5. Whale-Watching

Did you know that you can only see whales in the fjords around Tromso during polar night? 

how to survive polar night

The whales follow herring to feed on and it so happens that the herring began to spend the winter in Tromso a couple of years ago, which soon made the whales follow along. You can now go on whale safari between late October to early February but make sure to pick a company who respects the whales!


6. Skiing

Norwegians' favourite activity and I still haven't quite figured it out yet: skiing! You can go skiing in Tromso anytime during winter as many slopes are lit - how great is that?! There are even people who use these slopes to ski to work! 

how to survive polar night

I myself have tried and failed miserably but I'm determined to give snow-shoe walking a try this winter! Exercise is said to really help with depression and that goes for polar night blues as well!



During our weekend stay at Tromso Camping last winter, we discovered an ice-skating rink on the mainland which neither of us knew about before. Of course we had to give it a try!

I hadn't been on skates for 10 years at that point so I had to use those little helping-aids to get me started. I looked like an old lady but when I finally figured it out after 2 hours, I had so much fun! Definitely will be trying it again this year!


8. Coffee Dates

People like to get cosy inside when it's cold and snowing outside and what's better than a lunch date at a cafe to drink some coffee, eat some cake and catch up on what's been going in your friends' lives lately.


Ein von Risø Mat og Kaffebar (@risomatogkaffebar) gepostetes Foto am

One of the favourite cafes of many locals in Tromso is Risø. They are said to have the best coffee in town and I wouldn't disagree!


9. Go to the movies/theatre/concert

Tromso is by no means as boring as its remote location in the Arctic would suggest. There's always lots going on and especially in January, there are tons of events like the International Film Festival or the Polar Night Marathon.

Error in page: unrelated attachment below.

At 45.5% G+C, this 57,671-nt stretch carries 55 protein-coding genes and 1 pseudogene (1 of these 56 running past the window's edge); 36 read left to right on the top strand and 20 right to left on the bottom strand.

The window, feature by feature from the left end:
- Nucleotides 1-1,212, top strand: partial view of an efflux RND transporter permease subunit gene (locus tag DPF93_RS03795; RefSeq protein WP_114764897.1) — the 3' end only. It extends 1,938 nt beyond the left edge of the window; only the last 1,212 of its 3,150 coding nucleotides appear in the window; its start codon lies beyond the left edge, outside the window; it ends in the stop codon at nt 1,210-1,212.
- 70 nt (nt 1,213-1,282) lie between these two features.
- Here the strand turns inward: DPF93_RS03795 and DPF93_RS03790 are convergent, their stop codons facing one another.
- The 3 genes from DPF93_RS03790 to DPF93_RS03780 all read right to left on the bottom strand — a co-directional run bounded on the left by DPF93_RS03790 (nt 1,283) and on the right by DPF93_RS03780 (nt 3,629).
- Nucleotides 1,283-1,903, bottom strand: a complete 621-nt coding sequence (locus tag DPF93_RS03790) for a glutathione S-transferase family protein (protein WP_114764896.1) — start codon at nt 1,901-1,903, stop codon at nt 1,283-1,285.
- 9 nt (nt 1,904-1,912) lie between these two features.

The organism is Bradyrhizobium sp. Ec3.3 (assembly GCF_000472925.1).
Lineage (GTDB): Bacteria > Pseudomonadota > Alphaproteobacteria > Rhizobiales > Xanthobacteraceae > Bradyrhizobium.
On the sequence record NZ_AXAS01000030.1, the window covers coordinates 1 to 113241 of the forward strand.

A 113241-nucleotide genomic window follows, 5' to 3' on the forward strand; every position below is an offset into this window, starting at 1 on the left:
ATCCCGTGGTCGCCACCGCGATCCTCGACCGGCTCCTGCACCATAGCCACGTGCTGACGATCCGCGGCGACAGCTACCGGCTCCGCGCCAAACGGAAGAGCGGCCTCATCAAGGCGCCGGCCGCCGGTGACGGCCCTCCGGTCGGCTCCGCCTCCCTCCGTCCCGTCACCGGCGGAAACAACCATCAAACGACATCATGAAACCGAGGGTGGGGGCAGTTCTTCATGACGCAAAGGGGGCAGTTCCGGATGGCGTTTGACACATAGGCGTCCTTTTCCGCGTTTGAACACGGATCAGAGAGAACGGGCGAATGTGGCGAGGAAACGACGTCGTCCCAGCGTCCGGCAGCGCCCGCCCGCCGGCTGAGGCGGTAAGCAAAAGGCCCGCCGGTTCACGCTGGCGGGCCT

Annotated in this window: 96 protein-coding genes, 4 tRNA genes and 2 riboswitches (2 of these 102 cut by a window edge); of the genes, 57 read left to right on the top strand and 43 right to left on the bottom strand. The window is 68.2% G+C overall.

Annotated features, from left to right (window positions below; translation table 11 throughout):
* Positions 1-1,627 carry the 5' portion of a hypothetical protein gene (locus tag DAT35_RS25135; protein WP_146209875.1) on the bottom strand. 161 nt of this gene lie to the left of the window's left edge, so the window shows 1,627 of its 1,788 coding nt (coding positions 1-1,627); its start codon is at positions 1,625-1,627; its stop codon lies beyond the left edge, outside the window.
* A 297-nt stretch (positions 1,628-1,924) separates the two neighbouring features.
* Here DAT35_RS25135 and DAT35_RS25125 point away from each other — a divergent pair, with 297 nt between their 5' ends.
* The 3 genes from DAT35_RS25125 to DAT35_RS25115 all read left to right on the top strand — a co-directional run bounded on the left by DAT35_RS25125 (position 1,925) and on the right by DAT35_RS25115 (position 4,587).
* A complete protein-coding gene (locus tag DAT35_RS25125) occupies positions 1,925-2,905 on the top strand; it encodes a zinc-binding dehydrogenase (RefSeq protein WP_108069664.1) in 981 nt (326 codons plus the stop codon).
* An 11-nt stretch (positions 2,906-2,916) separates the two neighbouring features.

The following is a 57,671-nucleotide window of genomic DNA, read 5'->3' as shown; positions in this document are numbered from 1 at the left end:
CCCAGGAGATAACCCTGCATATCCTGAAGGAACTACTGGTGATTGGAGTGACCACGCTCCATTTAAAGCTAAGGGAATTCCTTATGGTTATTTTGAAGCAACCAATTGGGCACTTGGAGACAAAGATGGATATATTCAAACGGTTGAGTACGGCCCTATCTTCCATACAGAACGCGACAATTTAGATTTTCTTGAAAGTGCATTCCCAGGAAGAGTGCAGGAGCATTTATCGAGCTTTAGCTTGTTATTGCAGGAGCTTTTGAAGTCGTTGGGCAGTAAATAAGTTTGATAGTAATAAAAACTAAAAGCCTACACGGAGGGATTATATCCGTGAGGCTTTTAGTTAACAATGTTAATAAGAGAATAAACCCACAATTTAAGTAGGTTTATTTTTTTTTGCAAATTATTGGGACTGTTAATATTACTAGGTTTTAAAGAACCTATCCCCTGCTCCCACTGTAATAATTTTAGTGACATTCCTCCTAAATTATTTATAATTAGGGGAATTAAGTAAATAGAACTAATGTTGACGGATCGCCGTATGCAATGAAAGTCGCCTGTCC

Of course you could also simply go to the movies or get tickets for a theatre play! Last year, Simon and I went to see a musical based on the film "The Full Monty" which the local theatre set to play in Northern Norway - and of course they didn't leave out the naked bits ;)

It was a lot of fun and the theatre in Tromso always offers something special for Christmas. This year you can see "A Christmas Carol" at the theatre.


10. Go on a hunt for the best Christmas decorations

Last but not least, all the Christmas decorations surely lift your spirit on those dark days. Tromso doesn't have a proper Christmas market like you'd know them from Germany or the UK but there are Christmas-themed farmer's markets on the market square at weekends and the city centre is decorated everywhere.

how to survive polar night

I'll publish a "follow me around christmassy Tromso" video on Youtube soon so make sure to subscribe to my channel if you wan't to watch it!


How do you get through the dark winters? Leave a comment below!

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**ANNOUNCEMENT: We are in desperate need for a break and since the other girls and I are all jetting off on different trips this Christmas and will take a break from blogging anyway, Wanderful Wednesday will go on a little Christmas hiatus until January 18. So this is the last link-up for 2016 and we'll be back on Jan 18! We hope you understand and wish you all a lovely Christmas holiday!!!**